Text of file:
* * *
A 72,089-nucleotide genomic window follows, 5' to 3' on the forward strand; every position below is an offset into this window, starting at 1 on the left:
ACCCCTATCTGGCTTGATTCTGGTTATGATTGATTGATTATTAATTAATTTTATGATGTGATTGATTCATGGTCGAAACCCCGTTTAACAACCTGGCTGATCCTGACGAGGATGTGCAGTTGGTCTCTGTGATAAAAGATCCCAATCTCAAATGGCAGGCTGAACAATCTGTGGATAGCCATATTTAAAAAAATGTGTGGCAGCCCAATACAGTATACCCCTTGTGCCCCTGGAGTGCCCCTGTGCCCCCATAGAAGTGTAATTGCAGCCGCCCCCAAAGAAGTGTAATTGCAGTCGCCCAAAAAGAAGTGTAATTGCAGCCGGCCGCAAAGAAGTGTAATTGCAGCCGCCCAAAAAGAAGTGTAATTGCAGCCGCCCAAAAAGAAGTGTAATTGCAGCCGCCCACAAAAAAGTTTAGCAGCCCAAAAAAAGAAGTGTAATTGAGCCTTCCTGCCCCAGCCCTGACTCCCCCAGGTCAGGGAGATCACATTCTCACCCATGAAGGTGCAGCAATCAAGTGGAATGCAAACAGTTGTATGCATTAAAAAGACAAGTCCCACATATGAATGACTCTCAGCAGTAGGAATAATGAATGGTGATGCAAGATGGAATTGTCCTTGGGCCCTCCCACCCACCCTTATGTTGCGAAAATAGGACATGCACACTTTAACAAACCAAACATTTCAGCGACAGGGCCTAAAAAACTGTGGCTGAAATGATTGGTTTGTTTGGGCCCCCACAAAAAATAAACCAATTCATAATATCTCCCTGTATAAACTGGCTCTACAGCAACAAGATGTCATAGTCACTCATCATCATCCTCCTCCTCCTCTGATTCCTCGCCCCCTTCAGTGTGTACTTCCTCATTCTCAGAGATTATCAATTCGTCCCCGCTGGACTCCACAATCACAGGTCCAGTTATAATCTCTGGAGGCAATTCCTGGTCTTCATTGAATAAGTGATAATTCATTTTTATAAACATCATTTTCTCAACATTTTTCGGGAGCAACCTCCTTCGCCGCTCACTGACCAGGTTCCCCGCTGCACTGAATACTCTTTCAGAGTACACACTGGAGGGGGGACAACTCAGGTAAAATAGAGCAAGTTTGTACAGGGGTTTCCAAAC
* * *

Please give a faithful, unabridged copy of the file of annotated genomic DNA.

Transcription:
A 72,089-nucleotide genomic window follows, 5' to 3' on the forward strand; every position below is an offset into this window, starting at 1 on the left:
ACCCCTATCTGGCTTGATTCTGGTTATGATTGATTGATTATTAATTAATTTTATGATGTGATTGATTCATGGTCGAAACCCCGTTTAACAACCTGGCTGATCCTGACGAGGATGTGCAGTTGGTCTCTGTGATAAAAGATCCCAATCTCAAATGGCAGGCTGAACAATCTGTGGATAGCCATATTTAAAAAAATGTGTGGCAGCCCAATACAGTATACCCCTTGTGCCCCTGGAGTGCCCCTGTGCCCCCATAGAAGTGTAATTGCAGCCGCCCCCAAAGAAGTGTAATTGCAGTCGCCCAAAAAGAAGTGTAATTGCAGCCGGCCGCAAAGAAGTGTAATTGCAGCCGCCCAAAAAGAAGTGTAATTGCAGCCGCCCAAAAAGAAGTGTAATTGCAGCCGCCCACAAAAAAGTTTAGCAGCCCAAAAAAAGAAGTGTAATTGAGCCTTCCTGCCCCAGCCCTGACTCCCCCAGGTCAGGGAGATCACATTCTCACCCATGAAGGTGCAGCAATCAAGTGGAATGCAAACAGTTGTATGCATTAAAAAGACAAGTCCCACATATGAATGACTCTCAGCAGTAGGAATAATGAATGGTGATGCAAGATGGAATTGTCCTTGGGCCCTCCCACCCACCCTTATGTTGCGAAAATAGGACATGCACACTTTAACAAACCAAACATTTCAGCGACAGGGCCTAAAAAACTGTGGCTGAAATGATTGGTTTGTTTGGGCCCCCACAAAAAATAAACCAATTCATAATATCTCCCTGTATAAACTGGCTCTACAGCAACAAGATGTCATAGTCACTCATCATCATCCTCCTCCTCCTCTGATTCCTCGCCCCCTTCAGTGTGTACTTCCTCATTCTCAGAGATTATCAATTCGTCCCCGCTGGACTCCACAATCACAGGTCCAGTTATAATCTCTGGAGGCAATTCCTGGTCTTCATTGAATAAGTGATAATTCATTTTTATAAACATCATTTTCTCAACATTTTTCGGGAGCAACCTCCTTCGCCGCTCACTGACCAGGTTCCCCGCTGCACTGAATACTCTTTCAGAGTACACACTGGAGGGGGGACAACTCAGGTAAAATAGAGCAAGTTTGTACAGGGGTTTCCAAAC